So before I write about spring cleanup in the garden, which is going pretty well, I have to touch on an unpleasant subject. Namely, my failure to protect all my woody plants from girdling.
Rabbits will chew the outer bark off of certain woody plants during the winter when other foods are scarce. Plants like Serviceberry (Amelanchier x grandiflora), above. Rabbits like young woody plants best, but this Serviceberry is at least 15 years old, so I guess they decided not to discriminate on the basis of age any longer. Funny thing, it’s the first time this plant was bothered by rabbits or any other mammal.
Rabbits also like roses. With roses, they’ll eat the whole cane as long as it is sufficiently tender. The little stick you see above is all that is left currently of what was once a fairly robust ‘Sally Holmes’.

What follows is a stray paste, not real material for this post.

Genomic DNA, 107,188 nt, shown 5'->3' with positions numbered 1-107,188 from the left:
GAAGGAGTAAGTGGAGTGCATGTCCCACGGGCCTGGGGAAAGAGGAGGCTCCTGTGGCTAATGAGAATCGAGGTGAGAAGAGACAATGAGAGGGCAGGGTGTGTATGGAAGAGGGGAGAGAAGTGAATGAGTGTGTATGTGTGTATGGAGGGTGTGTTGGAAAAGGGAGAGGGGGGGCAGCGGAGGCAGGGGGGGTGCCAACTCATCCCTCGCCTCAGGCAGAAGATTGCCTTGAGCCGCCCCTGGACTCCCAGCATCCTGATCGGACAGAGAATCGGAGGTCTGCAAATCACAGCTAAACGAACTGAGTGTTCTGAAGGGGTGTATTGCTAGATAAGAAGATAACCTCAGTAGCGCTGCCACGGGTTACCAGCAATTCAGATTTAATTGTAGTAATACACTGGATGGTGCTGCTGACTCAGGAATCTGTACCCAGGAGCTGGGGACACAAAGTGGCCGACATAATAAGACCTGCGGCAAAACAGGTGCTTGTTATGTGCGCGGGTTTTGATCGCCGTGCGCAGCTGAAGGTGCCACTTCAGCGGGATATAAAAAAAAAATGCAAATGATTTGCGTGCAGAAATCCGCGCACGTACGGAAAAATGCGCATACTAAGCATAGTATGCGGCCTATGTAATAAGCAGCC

This is the third time, and the second year in a row, that ‘Sally Holmes’ has been reduced to a nubbin. Each time she has sent up new canes, but the blooms are later and less prolific. Can this go on indefinitely?
Oh, and they also got at a newer Serviceberry – see the unfocused picture above, with the chicken wire applied after the damage was done. And they chewed on a new Witch Hazel (Hamemelis x intermedia) I planted this fall.
This is all an object lesson in the perils of procrastination. I kept thinking to myself, I should really protect those shrubs with chicken wire, and then I let it go for another weekend. And now look.
So now I have to see if the stems have been killed above the chew marks. The answer will be yes, unless somehow enough of the vascular tissue has survived. More than likely I will have to cut these shrubs down to below the chew marks, which is almost ground level. What a dreary prospect.
For the moment, the upper stems give no sign of dying, but it’s early still. Guess I’ll just try to preserve my optimism as long as possible.